“How far is the drive?” asked Libby.

“‘Bout an hour,” said Ricky. “Hour and a half maybe if there’s traffic. You never been to LBH before?”

She shook her head.

Really?

“Really.”

Ricky leaned forward and popped his head between the two front seats. “You guys tell her about LBH?”

“We didn’t wanna put her to sleep,” said Pete.

“You kiddin’?!” He leaned back and looked at Libby, his expression a mix of shock and excitement. This was his chance to do the one thing he liked almost as much as lifting, which was to talk about lifting…

In Ricky’s estimation Lost Battalion Hall was the sport’s Mecca—and he spent a good part of the drive that morning expounding upon this to Libby. He spoke like some deranged orator from Ancient Greece, enumerating points of history and famous personages in a manner connected by only the loosest of threads. His conversation ranged, without clear purpose, from LBH’s founding in the 1960s to the great American athletes who trained there to a discourse on how its location in New York City made it a natural destination for top foreign athletes newly arrived in the US. He did all this with little regard for her occasional dozing off or for the fact that we spent twenty minutes going the wrong way since he’d failed to attend to his duties as navigator.

“You know Krastev snatched 210 here?” he said, still talking when we arrived at the Lost Battalion Rec Center, a nondescript red brick building on Queens Boulevard.

“Bullshit!” said Pete.

“That’s what they say!”

“Did you start that rumor?” I asked.

“Mighta been. Anyways, some of the best athletes in the world trained here, is my point,” he said to Libby.

The competition was held in the basement, a slightly under-lit space with linoleum flooring and a yellowed cast of age to everything. A platform was set up in the main space, along with a few rows of folding chairs, and to the right—separated by a curtain partition—was the warmup area. The total absence of windows or natural light made it feel as though you were standing in a bunker, and it wasn’t long before you started to feel as though vitamin D supplementation might be a good idea…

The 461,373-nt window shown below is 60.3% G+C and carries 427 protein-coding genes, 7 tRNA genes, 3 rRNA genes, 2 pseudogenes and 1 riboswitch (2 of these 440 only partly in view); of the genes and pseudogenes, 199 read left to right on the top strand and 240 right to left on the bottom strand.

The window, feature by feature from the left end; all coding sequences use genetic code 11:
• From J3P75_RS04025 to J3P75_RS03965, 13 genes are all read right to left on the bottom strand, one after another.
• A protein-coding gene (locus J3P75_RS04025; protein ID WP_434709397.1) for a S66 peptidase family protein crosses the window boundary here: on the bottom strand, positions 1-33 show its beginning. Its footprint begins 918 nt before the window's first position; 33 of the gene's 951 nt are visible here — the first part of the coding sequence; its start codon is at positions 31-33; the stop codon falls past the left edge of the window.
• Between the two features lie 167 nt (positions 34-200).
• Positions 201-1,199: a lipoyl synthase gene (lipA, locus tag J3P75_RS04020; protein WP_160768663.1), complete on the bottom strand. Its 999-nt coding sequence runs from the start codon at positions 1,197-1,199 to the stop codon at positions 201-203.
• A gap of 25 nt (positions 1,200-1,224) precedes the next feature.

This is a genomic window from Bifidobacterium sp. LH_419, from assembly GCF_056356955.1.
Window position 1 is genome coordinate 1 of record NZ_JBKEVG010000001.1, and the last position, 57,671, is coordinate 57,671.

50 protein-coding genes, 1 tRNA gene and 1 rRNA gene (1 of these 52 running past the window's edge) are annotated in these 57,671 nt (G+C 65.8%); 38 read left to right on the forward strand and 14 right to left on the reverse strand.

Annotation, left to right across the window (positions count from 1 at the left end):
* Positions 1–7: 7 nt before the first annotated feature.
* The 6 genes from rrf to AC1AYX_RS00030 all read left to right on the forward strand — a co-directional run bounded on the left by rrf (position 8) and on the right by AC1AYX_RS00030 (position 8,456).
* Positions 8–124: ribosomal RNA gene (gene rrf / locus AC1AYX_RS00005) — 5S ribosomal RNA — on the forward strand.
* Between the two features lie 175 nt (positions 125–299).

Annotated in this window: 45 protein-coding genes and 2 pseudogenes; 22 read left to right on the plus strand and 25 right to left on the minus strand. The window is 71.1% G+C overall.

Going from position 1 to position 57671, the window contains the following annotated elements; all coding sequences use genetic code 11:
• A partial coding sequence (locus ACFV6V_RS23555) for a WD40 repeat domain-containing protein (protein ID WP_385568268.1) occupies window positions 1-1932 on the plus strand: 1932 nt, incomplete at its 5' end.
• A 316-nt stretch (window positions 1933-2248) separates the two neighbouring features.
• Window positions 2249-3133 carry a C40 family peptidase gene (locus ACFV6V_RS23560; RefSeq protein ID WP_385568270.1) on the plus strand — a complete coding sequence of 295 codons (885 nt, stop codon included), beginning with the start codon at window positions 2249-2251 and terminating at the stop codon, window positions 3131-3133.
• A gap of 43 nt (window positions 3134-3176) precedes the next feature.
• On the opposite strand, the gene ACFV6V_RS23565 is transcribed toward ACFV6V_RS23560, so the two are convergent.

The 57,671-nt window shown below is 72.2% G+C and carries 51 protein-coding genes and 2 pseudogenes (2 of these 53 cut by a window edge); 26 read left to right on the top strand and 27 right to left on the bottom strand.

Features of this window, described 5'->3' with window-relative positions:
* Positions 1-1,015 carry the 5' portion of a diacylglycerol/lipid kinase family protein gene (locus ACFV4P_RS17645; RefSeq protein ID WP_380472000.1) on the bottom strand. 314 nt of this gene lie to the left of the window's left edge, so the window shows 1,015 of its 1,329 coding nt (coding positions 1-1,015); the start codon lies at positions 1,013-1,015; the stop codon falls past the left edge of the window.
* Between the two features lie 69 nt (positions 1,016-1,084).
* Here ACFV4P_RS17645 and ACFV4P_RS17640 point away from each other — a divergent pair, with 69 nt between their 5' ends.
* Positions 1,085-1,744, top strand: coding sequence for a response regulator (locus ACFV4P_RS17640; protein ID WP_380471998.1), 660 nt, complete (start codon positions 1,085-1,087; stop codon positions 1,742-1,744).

Aside from us the only other people there were some of the organizers and a few scattered athletes: a tiny kid in a singlet that looked several sizes too big; an old man with a handlebar mustache and a singlet several sizes too small; a middle-aged lifter walking around in his underwear, which looked nearly as yellowed as the basement itself.

“Don’t get intimidated by all this greatness, Libby,” said Pete. “Remember they’re just normal people. They put their pants on one leg at a time.”

“Or not at all, apparently,” she said, referring to the pants-less guy, who was now spinning in a circle very slowly with his arms outstretched, in what looked like some strange and ungraceful mimicry of ballet.

“It’s still early,” said Ricky. He then turned to Libby. “This place got history,” he said. “You win the Mets today, you’re a part of a long history of great lifting here.”

“Are there any other girls in my class?”

“Ain’t the point,” he said. “But no, I don’t think so.”

An old referee who’d been sleeping in a chair by the platform and who looked like five miles of unmade bed roused himself awake. When he gazed about he seemed surprised to find himself in these surroundings but he ultimately stood up all the same, as though resigned to make do with whatever world in which he’d woken up.

“We’re going to start the weigh ins for the first men’s session,” he said in a thin voice, and began shuffling off to the room where the scale was located.

Pete and I dropped our bags and went to follow him.

“Wish me luck,” I said to Ricky. Then turning to Pete I whispered: “Stay close in there. I may need a little boost.”

 

[more to come]

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Of Iron and Bronze – 12

ljubljana-gym

12.

Training, perhaps more than anything else, defined that era. The carefully written programs—emailed out by Ricky Sunday night or Monday morning and detailing exercises and reps and sets—gave my universe an order and shape that otherwise was not present, the way history fixes the chaos of the past into a semblance of coherence. In the course of the week the numbers written down became real, transformed into the sights and sounds and physicality of training: the steady rhythm of rubber plates dropping to the platforms, the sharp and high crack of shoes against wood, the metallic clanking of the smaller plates, the dust and chalk and menthol that filled the air, the varicolored bumpers that were loaded onto chromed barbells. And while the actual workout in the gym didn’t quite always match what was written—a skipped rep here, a little weight added there—what history has ever been entirely faithful to what it purports to record?

“Training,” Ricky said once, early in my time with him, “is the best. I mean, yeah, competitions are fun. Winning medals and that shit. But there ain’t nothing like training. No judges, no politics, none of the bullshit. You either put the bar overhead or you don’t.”